Gun rights activists and those in favor of restrictions are set to spend millions during 2014 to get their messages across. Both sides will shower political candidates supporting their views with cash, and debates are expected to be fierce in hot spots such as Colorado, Washington and Illinois.
The National Rifle Association (NRA) plan to back challenges to laws in states like New Jersey and California that they believe restrict law-abiding firearms owners. Advocates of tougher laws say they plan to build stronger state infrastructures and work on issues such as prohibiting domestic violence offenders from having weapons.
“We have tens of millions of people across the country who support the Second Amendment and who will go out and listen to the NRA and vote the way NRA tells them to,” said Andrew Arulanandam, director of public affairs for the NRA.
On the other side of the fence sits former New York Mayor Michael Bloomberg, a billionaire whose group Mayors Against Illegal Guns says he’s ready to spend much of his personal wealth on strengthening gun laws.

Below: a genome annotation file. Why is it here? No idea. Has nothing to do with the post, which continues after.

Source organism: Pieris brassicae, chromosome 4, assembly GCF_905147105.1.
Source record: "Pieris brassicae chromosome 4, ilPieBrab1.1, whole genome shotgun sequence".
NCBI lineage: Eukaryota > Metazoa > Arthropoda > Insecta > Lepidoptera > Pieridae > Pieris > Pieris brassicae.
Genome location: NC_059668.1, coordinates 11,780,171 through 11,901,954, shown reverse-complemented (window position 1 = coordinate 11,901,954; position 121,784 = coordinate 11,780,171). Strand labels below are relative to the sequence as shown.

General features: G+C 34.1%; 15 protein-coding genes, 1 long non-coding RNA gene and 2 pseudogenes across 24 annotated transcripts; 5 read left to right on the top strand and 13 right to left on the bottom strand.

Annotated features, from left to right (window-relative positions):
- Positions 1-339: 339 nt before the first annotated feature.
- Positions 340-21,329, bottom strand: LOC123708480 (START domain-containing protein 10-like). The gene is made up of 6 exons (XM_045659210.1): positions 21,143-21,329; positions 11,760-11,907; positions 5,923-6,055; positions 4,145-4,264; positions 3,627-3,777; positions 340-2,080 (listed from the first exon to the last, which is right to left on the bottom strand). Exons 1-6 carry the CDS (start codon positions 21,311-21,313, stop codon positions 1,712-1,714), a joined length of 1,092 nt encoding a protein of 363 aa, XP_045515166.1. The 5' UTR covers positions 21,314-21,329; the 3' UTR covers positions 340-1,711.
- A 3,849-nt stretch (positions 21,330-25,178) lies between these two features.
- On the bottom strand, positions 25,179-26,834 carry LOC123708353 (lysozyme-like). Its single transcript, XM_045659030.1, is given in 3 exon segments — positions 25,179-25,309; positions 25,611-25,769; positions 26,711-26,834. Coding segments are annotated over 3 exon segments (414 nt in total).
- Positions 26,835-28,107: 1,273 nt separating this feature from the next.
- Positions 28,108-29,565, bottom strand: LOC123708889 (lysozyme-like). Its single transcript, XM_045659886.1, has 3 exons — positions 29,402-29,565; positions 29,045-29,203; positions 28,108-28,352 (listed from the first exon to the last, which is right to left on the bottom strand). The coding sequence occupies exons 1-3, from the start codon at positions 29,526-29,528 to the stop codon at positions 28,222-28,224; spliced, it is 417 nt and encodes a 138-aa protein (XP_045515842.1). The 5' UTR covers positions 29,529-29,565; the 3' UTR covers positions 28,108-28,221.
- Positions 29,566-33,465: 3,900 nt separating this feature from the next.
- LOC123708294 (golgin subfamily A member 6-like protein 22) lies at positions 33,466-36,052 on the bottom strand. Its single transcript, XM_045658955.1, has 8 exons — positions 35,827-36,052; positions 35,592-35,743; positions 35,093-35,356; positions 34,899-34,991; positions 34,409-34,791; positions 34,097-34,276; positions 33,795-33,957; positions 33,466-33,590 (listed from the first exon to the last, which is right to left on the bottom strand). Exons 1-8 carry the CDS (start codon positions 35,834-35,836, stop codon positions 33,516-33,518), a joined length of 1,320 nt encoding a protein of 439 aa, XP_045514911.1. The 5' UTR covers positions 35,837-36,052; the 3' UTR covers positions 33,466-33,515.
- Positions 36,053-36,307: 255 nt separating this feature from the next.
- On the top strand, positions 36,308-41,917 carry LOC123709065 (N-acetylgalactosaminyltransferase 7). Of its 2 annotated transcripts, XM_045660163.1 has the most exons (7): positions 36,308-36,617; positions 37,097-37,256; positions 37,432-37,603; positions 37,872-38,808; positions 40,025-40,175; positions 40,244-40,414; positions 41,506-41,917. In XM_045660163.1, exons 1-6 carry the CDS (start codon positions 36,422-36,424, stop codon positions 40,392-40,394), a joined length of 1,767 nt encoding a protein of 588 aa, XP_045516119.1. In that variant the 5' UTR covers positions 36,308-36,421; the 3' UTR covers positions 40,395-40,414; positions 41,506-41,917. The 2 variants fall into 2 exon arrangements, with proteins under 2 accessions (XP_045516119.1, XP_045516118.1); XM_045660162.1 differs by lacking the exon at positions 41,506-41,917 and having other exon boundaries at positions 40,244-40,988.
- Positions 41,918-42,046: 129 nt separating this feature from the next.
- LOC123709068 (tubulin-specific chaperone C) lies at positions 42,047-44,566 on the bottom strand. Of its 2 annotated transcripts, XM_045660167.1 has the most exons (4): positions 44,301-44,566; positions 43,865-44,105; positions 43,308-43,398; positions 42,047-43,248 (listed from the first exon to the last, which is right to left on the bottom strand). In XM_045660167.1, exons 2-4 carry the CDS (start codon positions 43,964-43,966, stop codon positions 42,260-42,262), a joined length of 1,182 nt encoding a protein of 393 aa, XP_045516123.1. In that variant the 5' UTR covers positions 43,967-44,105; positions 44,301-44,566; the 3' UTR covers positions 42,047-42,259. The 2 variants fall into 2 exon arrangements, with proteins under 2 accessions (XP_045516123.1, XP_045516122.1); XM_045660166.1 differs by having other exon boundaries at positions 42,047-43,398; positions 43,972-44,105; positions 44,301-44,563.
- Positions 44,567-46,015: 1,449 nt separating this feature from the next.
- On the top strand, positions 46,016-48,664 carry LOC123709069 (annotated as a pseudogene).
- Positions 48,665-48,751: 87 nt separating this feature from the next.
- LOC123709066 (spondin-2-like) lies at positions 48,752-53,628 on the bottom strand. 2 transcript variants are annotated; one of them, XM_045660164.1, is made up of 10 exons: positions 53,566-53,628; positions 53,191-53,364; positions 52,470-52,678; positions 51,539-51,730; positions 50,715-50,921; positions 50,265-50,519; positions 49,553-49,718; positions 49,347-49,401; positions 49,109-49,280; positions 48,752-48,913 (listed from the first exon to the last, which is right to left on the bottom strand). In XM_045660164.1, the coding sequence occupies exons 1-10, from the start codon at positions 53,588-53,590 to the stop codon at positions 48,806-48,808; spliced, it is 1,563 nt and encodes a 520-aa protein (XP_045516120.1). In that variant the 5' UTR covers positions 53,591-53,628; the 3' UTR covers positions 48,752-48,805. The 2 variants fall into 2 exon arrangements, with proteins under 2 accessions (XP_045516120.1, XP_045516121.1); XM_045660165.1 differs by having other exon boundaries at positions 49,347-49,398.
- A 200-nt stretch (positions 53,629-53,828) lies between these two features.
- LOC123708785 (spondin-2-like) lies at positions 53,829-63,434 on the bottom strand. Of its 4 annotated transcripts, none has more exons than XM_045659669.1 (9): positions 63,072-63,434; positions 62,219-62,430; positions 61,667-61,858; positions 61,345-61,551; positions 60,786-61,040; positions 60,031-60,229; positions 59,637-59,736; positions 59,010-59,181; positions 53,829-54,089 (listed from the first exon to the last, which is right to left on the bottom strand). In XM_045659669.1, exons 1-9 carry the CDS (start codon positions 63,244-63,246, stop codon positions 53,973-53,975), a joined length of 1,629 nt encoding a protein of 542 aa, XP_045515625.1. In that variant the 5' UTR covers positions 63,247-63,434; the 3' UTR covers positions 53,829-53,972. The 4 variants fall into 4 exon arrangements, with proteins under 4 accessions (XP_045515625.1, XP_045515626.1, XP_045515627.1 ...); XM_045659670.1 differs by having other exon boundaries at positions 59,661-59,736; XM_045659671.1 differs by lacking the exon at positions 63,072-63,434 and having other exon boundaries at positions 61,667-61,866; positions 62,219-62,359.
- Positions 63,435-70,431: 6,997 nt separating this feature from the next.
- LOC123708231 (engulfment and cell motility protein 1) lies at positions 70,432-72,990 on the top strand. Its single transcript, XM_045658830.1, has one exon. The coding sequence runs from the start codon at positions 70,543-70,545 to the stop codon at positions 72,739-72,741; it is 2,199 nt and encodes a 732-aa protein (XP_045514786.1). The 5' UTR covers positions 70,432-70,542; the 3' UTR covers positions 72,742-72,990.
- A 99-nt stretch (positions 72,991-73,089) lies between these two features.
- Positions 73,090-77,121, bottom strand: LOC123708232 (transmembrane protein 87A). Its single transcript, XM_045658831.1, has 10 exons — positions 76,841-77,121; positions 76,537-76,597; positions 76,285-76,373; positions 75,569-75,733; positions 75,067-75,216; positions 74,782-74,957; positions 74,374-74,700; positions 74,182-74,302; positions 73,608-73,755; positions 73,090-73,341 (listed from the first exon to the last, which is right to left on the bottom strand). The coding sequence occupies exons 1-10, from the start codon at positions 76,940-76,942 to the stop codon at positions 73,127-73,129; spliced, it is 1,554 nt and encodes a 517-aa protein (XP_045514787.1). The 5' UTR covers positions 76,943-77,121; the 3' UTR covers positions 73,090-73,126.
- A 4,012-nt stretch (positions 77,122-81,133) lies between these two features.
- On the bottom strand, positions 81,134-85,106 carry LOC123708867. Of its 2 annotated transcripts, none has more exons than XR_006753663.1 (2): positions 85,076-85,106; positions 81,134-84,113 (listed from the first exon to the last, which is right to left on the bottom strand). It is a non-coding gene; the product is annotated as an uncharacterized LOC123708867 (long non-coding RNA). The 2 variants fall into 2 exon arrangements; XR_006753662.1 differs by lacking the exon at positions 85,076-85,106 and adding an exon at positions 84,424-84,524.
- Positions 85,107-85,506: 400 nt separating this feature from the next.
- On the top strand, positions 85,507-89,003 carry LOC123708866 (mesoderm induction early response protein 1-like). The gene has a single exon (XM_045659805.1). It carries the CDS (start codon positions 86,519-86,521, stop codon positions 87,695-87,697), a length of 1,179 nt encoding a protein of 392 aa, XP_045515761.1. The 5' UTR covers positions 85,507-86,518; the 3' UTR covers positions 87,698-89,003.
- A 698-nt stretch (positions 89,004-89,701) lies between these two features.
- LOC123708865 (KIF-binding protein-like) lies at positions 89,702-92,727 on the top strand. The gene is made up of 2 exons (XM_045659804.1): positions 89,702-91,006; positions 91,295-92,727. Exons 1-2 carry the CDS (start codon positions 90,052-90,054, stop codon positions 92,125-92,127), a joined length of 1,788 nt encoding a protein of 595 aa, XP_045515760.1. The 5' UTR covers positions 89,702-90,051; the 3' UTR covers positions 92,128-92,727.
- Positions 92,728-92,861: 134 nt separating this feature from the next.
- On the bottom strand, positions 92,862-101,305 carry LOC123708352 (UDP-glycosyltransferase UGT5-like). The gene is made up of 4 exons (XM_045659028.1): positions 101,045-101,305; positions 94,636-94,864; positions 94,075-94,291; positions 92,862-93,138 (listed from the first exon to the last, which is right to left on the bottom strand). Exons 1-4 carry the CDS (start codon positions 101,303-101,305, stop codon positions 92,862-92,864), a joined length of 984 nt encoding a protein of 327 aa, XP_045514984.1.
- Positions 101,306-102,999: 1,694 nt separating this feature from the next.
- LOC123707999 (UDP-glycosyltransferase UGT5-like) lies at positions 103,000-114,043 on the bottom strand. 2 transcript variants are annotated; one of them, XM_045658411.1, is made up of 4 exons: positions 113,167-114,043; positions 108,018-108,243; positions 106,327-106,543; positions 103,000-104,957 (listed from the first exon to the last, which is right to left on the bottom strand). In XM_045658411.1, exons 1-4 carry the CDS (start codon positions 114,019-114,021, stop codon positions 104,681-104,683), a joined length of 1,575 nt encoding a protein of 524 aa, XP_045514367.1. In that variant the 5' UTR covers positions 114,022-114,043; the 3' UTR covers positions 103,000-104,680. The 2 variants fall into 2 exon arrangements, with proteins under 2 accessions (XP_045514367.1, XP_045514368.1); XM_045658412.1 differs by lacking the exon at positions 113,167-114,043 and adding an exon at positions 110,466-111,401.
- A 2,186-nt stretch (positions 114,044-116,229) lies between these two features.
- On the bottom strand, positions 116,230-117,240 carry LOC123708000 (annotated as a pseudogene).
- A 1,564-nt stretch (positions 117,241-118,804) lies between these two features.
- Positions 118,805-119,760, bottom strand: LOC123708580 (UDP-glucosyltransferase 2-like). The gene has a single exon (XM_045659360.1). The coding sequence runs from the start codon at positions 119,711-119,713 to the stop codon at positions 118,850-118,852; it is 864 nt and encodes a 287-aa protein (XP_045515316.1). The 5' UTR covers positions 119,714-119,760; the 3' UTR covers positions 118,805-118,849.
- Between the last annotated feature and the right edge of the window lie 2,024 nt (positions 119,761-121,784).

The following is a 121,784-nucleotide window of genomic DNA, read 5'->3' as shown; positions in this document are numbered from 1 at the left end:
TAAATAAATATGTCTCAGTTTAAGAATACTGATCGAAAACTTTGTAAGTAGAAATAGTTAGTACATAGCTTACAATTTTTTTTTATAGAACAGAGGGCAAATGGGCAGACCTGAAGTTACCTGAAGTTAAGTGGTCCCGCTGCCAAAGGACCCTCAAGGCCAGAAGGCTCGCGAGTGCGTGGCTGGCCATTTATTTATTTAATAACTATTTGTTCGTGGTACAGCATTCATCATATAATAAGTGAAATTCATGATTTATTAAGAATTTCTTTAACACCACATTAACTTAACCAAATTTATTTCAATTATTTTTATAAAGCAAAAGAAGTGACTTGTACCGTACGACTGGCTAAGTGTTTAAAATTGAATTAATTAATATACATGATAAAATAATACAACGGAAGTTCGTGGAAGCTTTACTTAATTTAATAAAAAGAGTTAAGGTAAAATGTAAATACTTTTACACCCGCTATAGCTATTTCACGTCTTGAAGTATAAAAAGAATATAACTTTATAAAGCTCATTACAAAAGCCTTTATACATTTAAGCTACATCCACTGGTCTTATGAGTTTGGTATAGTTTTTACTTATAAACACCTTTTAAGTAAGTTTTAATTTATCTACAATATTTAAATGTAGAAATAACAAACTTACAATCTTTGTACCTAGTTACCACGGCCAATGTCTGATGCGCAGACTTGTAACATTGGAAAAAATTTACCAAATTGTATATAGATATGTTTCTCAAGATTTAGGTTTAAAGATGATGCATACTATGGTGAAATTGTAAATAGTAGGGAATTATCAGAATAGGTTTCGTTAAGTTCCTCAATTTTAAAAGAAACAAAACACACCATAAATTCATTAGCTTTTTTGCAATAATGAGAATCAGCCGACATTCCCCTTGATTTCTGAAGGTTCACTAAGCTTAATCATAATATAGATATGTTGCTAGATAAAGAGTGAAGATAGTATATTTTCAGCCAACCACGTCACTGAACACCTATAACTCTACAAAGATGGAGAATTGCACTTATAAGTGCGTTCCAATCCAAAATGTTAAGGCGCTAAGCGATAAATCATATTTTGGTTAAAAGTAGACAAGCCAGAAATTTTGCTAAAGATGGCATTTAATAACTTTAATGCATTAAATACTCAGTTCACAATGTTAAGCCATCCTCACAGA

“Because it’s a political year, it’s going to be an infrastructure-building year for us,” said Mark Glaze, executive director of Mayors Against Illegal Guns. “We are going to be trying to make some small but important progress in states.”
It’s clearly stated in the Second Amendment: “A well regulated Militia, being necessary to the security of a free State, the right of the people to keep and bear Arms, shall not be infringed.”
Clumsy wording like this has allowed for the deaths of 172 children and teachers and injuring 191 in 109 separate school shootings since the turn of the millennia.
Without this sentence, ratified on December 15, 1791, to form what is known as the Bill of Rights, 20-year-old Adam Lanza’s mother Nancy could have been deprived of her protected right to own a Savage MK II-F rifle and a Bushmaster XM15-E2S rifle.
Adam used the Savage to kill his mother in her sleep on Friday December 14, 2012, with four shots to the head some time before 9:30 in the morning. He then took the semi-automatic Bushmaster and drove 5 miles from their Sandy Hook home in Connecticut to the Sandy Hook Elementary School where he shot and killed 20 children between the ages six and seven, and six staff members who tried to protect them.
President Obama cited the incident while announcing proposals for increased gun control less than a month after the shootings. The Senate voted down the bill, known as the Manchin-Toomey Background Checks Bill, by a margin of six votes on April 17, 2013.